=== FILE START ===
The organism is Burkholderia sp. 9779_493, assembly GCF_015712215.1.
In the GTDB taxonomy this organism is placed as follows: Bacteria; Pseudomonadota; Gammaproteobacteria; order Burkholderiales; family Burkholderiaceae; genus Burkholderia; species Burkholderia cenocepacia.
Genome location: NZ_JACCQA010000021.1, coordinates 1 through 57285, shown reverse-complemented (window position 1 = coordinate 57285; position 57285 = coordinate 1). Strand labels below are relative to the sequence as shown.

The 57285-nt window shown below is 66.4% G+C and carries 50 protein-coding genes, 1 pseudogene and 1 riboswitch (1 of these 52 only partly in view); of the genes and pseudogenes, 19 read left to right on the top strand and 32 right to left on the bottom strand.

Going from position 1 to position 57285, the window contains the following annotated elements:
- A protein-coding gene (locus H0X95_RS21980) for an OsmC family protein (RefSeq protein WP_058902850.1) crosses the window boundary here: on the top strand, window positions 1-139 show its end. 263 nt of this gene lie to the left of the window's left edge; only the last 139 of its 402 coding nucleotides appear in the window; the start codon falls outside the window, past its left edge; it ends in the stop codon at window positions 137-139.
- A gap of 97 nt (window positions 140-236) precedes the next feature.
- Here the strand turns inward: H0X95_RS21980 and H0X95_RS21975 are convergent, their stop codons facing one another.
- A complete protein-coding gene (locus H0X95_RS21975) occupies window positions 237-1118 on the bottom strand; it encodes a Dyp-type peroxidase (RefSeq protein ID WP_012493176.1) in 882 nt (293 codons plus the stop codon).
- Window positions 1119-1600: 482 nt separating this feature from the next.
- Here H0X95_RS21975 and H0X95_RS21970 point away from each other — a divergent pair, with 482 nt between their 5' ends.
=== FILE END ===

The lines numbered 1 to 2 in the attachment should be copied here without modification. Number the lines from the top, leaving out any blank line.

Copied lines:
The organism is Burkholderia sp. 9779_493, assembly GCF_015712215.1.
In the GTDB taxonomy this organism is placed as follows: Bacteria; Pseudomonadota; Gammaproteobacteria; order Burkholderiales; family Burkholderiaceae; genus Burkholderia; species Burkholderia cenocepacia.